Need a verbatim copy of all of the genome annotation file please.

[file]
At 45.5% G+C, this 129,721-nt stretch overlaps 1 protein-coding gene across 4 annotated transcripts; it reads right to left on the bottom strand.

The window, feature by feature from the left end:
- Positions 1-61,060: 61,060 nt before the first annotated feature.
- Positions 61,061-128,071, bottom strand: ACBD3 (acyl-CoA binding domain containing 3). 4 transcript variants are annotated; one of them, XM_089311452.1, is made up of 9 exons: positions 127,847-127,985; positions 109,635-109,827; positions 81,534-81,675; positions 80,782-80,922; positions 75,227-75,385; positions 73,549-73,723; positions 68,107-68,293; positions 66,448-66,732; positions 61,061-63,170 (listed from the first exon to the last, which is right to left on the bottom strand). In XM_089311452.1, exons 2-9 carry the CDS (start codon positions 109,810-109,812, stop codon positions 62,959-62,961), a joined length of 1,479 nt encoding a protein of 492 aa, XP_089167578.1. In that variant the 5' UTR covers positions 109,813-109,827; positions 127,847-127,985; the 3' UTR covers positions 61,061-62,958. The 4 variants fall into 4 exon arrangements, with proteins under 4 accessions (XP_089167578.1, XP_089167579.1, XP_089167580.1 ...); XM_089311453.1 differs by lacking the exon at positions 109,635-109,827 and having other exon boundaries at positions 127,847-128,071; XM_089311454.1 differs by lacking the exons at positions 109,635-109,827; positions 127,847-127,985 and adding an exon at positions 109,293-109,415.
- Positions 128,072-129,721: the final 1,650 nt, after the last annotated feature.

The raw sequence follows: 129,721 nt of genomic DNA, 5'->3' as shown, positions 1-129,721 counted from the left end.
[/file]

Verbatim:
At 45.5% G+C, this 129,721-nt stretch overlaps 1 protein-coding gene across 4 annotated transcripts; it reads right to left on the bottom strand.

The window, feature by feature from the left end:
- Positions 1-61,060: 61,060 nt before the first annotated feature.
- Positions 61,061-128,071, bottom strand: ACBD3 (acyl-CoA binding domain containing 3). 4 transcript variants are annotated; one of them, XM_089311452.1, is made up of 9 exons: positions 127,847-127,985; positions 109,635-109,827; positions 81,534-81,675; positions 80,782-80,922; positions 75,227-75,385; positions 73,549-73,723; positions 68,107-68,293; positions 66,448-66,732; positions 61,061-63,170 (listed from the first exon to the last, which is right to left on the bottom strand). In XM_089311452.1, exons 2-9 carry the CDS (start codon positions 109,810-109,812, stop codon positions 62,959-62,961), a joined length of 1,479 nt encoding a protein of 492 aa, XP_089167578.1. In that variant the 5' UTR covers positions 109,813-109,827; positions 127,847-127,985; the 3' UTR covers positions 61,061-62,958. The 4 variants fall into 4 exon arrangements, with proteins under 4 accessions (XP_089167578.1, XP_089167579.1, XP_089167580.1 ...); XM_089311453.1 differs by lacking the exon at positions 109,635-109,827 and having other exon boundaries at positions 127,847-128,071; XM_089311454.1 differs by lacking the exons at positions 109,635-109,827; positions 127,847-127,985 and adding an exon at positions 109,293-109,415.
- Positions 128,072-129,721: the final 1,650 nt, after the last annotated feature.

The raw sequence follows: 129,721 nt of genomic DNA, 5'->3' as shown, positions 1-129,721 counted from the left end.